Seen this guy somewhere before? Meet Adamson – Homer Simpson’s vintage doppelganger. This cartoon comic was published in an Icelandic paper called Fálkinn in July 1949. It is the creation of Swedish cartoonist, Oscar Jacobson who enjoyed relative success as an illustrator, even in America where Adamson was known as Silent Sam.
Could it be that Matt Groening’s iconic cartoon character was “stolen” from Adamson? The Homer Simpson we know and love didn’t emerge until 1987 along with the rest of the Simpson family on The Tracey Ullman Show short “Good Night”. Groening says he created and designed Homer while he was waiting in the lobby of James L. Brooks’ office where he had been called to pitch a series of shorts based on his comic strip Life in Hell. Instead, he decided to create a new set of characters, The Simpsons.
What do you think? Is Homer Simpson Matt Groening’s original creation or have we been laughing at someone else’s character all this time? But let’s say for a moment that Homer was based on Adamson. Is not every artist influenced in some way by what’s been done before?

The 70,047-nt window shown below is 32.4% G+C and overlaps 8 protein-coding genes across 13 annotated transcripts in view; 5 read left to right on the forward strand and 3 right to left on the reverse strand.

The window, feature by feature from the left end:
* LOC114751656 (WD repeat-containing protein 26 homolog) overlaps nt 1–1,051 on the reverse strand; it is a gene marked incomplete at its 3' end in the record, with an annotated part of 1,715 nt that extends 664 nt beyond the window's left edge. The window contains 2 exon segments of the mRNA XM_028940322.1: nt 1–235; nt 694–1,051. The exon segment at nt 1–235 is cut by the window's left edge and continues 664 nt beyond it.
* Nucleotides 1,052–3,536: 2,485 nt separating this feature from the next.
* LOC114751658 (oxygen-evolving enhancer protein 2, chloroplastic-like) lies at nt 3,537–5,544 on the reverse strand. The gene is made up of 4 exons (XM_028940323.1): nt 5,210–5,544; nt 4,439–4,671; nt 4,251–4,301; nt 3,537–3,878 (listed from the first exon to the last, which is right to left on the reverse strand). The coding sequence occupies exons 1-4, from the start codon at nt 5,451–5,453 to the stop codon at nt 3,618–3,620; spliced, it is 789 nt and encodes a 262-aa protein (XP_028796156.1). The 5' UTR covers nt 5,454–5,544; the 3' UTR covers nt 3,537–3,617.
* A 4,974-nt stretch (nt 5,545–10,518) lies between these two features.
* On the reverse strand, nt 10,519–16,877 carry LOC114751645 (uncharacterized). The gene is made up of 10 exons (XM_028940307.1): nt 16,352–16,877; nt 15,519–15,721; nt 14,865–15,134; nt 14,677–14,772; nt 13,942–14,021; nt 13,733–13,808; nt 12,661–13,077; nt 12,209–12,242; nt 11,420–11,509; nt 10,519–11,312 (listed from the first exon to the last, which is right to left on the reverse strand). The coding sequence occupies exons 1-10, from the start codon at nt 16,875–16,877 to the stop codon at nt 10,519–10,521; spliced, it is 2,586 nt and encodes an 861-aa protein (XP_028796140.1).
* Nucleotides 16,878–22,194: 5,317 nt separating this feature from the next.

I believe it was Picasso who said, “Good artists copy but great artists steal.”
I think there is more to what Picasso meant that it simply being a paraphrasical excuse to be lazy. To simply copy is to take an existing idea, duplicate it exactly and not use your own approach. To “steal” an artistic idea, you’ll use the idea but have to be able to interpret it in your own way, with your own imagination, technique and style.
It’s not necessarily that the idea has to be improved or advanced. Simplifying or going backwards with the idea can be ‘stealing’ the element but not copying it. Whereas if you are copying the original idea, if your duplicate does not match the original, you will have failed.
In a world where almost everything has been done before, we cannot always be the originators. We’re a product of our times and benefit from those who have walked similar paths we are now on.